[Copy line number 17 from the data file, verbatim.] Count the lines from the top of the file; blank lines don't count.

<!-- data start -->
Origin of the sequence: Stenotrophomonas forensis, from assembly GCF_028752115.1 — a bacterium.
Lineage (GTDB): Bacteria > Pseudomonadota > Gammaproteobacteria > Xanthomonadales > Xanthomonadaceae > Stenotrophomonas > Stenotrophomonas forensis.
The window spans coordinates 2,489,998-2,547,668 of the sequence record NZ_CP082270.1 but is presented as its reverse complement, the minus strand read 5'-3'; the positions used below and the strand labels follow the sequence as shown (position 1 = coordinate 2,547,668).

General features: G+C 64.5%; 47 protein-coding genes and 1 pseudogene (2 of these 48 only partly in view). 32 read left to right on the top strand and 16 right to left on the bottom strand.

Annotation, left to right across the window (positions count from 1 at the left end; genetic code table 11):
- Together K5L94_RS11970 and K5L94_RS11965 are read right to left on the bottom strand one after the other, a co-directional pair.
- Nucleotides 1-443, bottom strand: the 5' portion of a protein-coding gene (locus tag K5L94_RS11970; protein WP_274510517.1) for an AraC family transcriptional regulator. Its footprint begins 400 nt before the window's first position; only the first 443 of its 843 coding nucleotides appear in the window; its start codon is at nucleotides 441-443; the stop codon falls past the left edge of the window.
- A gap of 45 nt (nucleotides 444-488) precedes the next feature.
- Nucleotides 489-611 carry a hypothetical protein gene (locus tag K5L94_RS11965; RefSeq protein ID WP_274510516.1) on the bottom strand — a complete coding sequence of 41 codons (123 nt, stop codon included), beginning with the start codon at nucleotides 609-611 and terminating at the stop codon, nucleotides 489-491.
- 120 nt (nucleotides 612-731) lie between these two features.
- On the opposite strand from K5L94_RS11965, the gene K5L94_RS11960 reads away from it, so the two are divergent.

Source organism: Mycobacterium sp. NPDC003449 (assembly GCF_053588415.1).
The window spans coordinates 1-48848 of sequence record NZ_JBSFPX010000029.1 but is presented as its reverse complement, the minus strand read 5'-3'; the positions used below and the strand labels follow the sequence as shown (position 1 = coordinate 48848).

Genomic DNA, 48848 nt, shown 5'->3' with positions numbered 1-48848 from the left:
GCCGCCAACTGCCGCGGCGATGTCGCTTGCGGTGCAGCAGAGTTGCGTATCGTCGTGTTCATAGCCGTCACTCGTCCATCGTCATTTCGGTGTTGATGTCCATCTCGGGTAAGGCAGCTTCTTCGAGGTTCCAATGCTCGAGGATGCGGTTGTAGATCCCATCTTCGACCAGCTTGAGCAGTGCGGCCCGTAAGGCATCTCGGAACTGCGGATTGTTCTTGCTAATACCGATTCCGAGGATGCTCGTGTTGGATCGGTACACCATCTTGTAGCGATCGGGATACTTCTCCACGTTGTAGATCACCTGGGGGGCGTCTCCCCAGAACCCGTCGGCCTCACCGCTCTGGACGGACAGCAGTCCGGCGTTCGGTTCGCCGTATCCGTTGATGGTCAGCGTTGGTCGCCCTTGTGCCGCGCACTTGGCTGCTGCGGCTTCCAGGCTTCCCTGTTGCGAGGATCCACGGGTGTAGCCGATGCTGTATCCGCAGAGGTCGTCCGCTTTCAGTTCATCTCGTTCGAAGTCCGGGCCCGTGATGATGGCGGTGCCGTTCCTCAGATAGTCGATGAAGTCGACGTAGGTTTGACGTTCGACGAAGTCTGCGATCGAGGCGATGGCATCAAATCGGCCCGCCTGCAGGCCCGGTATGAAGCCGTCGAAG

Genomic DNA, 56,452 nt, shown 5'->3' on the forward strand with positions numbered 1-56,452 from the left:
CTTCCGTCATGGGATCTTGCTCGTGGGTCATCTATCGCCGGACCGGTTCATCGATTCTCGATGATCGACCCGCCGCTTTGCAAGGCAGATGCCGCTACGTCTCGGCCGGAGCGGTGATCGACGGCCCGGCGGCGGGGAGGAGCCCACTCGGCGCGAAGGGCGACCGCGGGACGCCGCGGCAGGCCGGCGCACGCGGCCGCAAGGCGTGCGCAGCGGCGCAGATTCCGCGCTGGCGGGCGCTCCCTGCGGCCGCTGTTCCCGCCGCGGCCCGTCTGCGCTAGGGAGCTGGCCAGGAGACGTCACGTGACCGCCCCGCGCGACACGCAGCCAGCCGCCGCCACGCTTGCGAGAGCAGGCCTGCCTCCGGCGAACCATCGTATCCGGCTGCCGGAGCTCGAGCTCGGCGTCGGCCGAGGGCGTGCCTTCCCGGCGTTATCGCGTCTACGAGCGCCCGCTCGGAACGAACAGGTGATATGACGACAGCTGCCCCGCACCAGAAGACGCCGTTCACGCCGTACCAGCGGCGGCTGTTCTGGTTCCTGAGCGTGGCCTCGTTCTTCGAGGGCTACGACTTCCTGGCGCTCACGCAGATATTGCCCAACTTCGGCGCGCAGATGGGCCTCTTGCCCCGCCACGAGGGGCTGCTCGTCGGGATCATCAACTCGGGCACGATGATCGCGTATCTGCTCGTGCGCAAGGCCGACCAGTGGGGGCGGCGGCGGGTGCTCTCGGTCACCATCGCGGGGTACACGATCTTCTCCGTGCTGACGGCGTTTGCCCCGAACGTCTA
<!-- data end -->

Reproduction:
CTTCCGTCATGGGATCTTGCTCGTGGGTCATCTATCGCCGGACCGGTTCATCGATTCTCGATGATCGACCCGCCGCTTTGCAAGGCAGATGCCGCTACGTCTCGGCCGGAGCGGTGATCGACGGCCCGGCGGCGGGGAGGAGCCCACTCGGCGCGAAGGGCGACCGCGGGACGCCGCGGCAGGCCGGCGCACGCGGCCGCAAGGCGTGCGCAGCGGCGCAGATTCCGCGCTGGCGGGCGCTCCCTGCGGCCGCTGTTCCCGCCGCGGCCCGTCTGCGCTAGGGAGCTGGCCAGGAGACGTCACGTGACCGCCCCGCGCGACACGCAGCCAGCCGCCGCCACGCTTGCGAGAGCAGGCCTGCCTCCGGCGAACCATCGTATCCGGCTGCCGGAGCTCGAGCTCGGCGTCGGCCGAGGGCGTGCCTTCCCGGCGTTATCGCGTCTACGAGCGCCCGCTCGGAACGAACAGGTGATATGACGACAGCTGCCCCGCACCAGAAGACGCCGTTCACGCCGTACCAGCGGCGGCTGTTCTGGTTCCTGAGCGTGGCCTCGTTCTTCGAGGGCTACGACTTCCTGGCGCTCACGCAGATATTGCCCAACTTCGGCGCGCAGATGGGCCTCTTGCCCCGCCACGAGGGGCTGCTCGTCGGGATCATCAACTCGGGCACGATGATCGCGTATCTGCTCGTGCGCAAGGCCGACCAGTGGGGGCGGCGGCGGGTGCTCTCGGTCACCATCGCGGGGTACACGATCTTCTCCGTGCTGACGGCGTTTGCCCCGAACGTCTA